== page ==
Rev up roadside safety for restaurant workers

Workers on curbside patios face hazards of working near traffic, and employers must assess the risk, to keep workers and customers safe. 

Photo of an outdoor curbside patio of a restaurant, with a barrier in place to protect patrons from traffic.

Photo credit:

B.C.’s annual summer Cone Zone campaign reminds drivers to slow down and move over when they see people working on the roadside.

You might picture road-maintenance crews, first responders, municipal workers, and construction crews working at the roadside. Yet as we head into the summer of 2021, many restaurant workers are also close to the road, serving customers on curbside patios.

Roadside work can be dangerous. Between 2011 and 2020 in B.C., 12 roadside workers were killed and 207 were injured and missed time from work as a result of being hit by a motor vehicle.

Employers must assess risk to workers

WorkSafeBC reminds restaurant employers to assess risk to workers in close proximity to traffic.

“Employers need to understand how their workers may be harmed by traffic; the risk should be assessed like any other hazard in the workplace,” says Lisa Houle, a Consultation and Education Services manager at WorkSafeBC. “Then they can identify reasonable measures to control those risks.”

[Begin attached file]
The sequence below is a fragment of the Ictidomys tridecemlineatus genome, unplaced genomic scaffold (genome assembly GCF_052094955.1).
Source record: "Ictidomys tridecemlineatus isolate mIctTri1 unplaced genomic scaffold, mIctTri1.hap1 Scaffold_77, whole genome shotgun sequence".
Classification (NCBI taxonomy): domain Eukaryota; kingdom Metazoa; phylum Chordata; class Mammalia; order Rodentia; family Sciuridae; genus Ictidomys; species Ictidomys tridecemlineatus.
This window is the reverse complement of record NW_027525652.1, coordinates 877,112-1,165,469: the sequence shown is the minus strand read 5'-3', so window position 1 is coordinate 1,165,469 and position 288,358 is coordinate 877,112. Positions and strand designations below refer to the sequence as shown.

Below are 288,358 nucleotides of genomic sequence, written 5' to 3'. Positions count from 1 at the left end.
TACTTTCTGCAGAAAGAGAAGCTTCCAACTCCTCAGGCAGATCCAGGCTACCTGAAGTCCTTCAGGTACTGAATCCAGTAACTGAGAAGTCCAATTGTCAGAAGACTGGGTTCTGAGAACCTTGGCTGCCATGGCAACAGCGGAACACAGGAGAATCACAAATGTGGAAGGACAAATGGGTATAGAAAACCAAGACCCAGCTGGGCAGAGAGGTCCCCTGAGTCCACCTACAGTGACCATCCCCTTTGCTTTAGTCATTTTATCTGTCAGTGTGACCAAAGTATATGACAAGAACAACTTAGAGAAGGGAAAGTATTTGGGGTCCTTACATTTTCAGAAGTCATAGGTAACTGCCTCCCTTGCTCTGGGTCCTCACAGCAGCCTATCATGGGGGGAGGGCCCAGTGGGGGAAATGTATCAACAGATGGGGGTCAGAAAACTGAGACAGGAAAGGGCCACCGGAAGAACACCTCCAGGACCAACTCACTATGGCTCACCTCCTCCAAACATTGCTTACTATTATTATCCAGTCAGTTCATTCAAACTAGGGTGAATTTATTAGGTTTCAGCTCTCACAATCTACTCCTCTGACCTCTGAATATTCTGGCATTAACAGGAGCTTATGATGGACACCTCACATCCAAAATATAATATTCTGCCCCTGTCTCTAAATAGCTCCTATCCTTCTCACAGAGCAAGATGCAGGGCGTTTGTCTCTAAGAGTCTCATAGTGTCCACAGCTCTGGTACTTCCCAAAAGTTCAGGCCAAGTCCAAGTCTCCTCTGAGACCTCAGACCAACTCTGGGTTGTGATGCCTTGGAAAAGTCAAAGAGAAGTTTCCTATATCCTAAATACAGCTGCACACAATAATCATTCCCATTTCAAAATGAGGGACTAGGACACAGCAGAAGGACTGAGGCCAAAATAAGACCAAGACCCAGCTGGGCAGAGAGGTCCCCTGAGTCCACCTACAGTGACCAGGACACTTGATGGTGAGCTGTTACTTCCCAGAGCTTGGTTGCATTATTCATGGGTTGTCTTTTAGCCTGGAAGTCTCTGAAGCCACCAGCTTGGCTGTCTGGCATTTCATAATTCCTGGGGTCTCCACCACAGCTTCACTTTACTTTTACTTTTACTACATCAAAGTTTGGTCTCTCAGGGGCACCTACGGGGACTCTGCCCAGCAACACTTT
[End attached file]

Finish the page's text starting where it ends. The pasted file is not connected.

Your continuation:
Here are some ways employers can improve safety on curbside patios:

  • Use reflective signs to make the patio structure more visible to motorists
  • Understand and follow all municipal permitting requirements for temporary curbside patios in your jurisdiction.
  • Where possible, locate patios in low-traffic areas such as side streets, cul-de-sacs, or “no through road” streets.
  • Leave enough buffer space between traffic and the patio structure to allow for passing bicycles and wider vehicles.
  • Place a concrete or other type of safety barrier to protect the patio structure from incoming traffic. Some municipalities may assist with providing concrete safety barriers.

Bylaws differ by municipality

Visit your municipal website for information on permitting regulations for temporary curbside restaurant patios in your area. Each municipality has its own bylaws.

WorkSafeBC outlines information for employers about how Step 3 of the B.C. government’s Restart plan affects workplaces.

For information about safety for the more traditional roadside workers, see my post Keeping workers safe in the cone zone.

Share this safety message:

Leave a Reply

Your email address will not be published. Required fields are marked *